I started reading Paris in Love by Eloisa James and realized James is from the same small town in Minnesota as my friend’s dad. Which is pretty cool. It’s also really cool that in her regular life she’s Mary Bly, a Shakespeare professor. At a holiday party at my friend’s house I was talking to her dad and grandma (dad’s mom) about Mary Bly/Eloisa James, and grandma jumped in the middle of me talking about how cool I think it is that she’s a Shakespeare professor and a romance author, with “and now she writes smut.”

I was browsing shelves at the library trying to find something that struck my fancy (as I’m in yet another reading slump) when I saw a Do You Want to Start a Scandal miscataloged as fiction. I grabbed it so I could send it in to the correct person to fix it, but then decided to check it out instead. When my husband saw it on my nightstand his immediate reaction was, “what are you reading? I didn’t realize you read this kind of book.”

Sting the Dog

Minnesota sure likes their library animals… Another cutie pie from my great state went viral this weekend. Sting is a therapy dog and visited the White Bear Lake Library for their “Paws to Read” program, but no readers showed up! The library posted the picture to Twitter and other social media outlets, (I first saw it through We Rate Dogs on Twitter). According to an Minnesota Public Radio article, Sting’s calendar is filled through April, and I hear Sting received phone calls from all over the country from people who wanted to read to the lonely pup.

As an aside, I love this program, and love that we do it my library too. Sting’s library even reached out to other local libraries asking for their Read to a Dog program schedules in order to send eager readers to visit other dogs, once Sting’s schedule was full. Hopefully, this little viral story will continue parents to bring their children to dog reading programs, and encourage extra reading.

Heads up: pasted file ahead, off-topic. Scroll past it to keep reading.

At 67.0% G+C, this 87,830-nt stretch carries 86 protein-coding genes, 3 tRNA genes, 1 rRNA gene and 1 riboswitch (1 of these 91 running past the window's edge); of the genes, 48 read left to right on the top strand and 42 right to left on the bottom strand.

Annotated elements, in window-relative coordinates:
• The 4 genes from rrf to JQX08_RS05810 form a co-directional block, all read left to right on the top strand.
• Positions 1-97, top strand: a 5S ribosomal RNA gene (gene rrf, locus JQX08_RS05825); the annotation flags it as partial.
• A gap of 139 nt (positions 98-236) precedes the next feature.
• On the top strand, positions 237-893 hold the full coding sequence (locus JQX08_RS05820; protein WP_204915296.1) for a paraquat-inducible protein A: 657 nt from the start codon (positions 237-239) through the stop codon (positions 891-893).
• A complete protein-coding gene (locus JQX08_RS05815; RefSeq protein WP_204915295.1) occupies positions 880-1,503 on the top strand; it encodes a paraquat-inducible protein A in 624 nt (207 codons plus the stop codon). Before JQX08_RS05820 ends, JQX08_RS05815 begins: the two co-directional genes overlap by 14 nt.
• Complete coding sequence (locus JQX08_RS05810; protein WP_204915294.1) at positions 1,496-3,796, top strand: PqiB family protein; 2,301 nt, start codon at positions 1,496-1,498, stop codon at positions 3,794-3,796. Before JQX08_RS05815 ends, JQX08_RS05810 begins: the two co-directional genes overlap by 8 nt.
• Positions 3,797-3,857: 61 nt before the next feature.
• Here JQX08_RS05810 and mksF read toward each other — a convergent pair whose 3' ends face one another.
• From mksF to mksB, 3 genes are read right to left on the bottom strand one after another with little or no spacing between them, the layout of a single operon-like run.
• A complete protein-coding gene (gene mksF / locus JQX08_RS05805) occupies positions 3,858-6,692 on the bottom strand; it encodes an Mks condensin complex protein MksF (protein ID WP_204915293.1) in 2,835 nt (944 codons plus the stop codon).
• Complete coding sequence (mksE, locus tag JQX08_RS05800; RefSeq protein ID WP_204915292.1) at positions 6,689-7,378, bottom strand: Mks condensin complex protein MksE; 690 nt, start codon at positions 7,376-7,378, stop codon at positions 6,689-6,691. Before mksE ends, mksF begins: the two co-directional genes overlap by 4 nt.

#Foundinabook

Look up the hashtag #foundinabook sometime, and you’ll find some interesting things! These are much more inspiring than what others have found.

One reader thought Amina’s Voice was so good, she (I’m assuming she) had to let everyone know just how good it is.

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This lovely bookmark was found in a book a while ago and I love looking at it at the desk, so I decided I had to share. IMG_5935

Read Like Rory Gilmore

Unless you live under a rock, or do not know any female between the ages of 15 and 45, you probably know that Netflix hosted a revival of the 2000s classic Gilmore Girls. The revival, officially called Gilmore Girls: A Year in the Life, aired on Thanksgiving weekend and most people I know dedicated full days of their holiday weekend to binge watch the mini series.

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I won’t go into details about the show (but holy cliffhanger!), but I will brag about my awesome way to incorporate the library into the Gilmore Girls hullabaloo.

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Again, unless you live under a rock, you are aware that Rory Gilmore is a voracious reader. I found many a Rory Gilmore Reading challenge checklist online, so I printed one out, and looked for as many of the 300+ as I could find. I then printed out a fresh list and several pictures of Rory Gilmore reading and called it a display.

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Surprisingly, a few of the books have gotten checked out! I was afraid none would circulate since they’re mostly school/homework type books, but so far I’ve been pleasantly surprised. For those curious, I’ve read 79 of 339. Bad Librarian.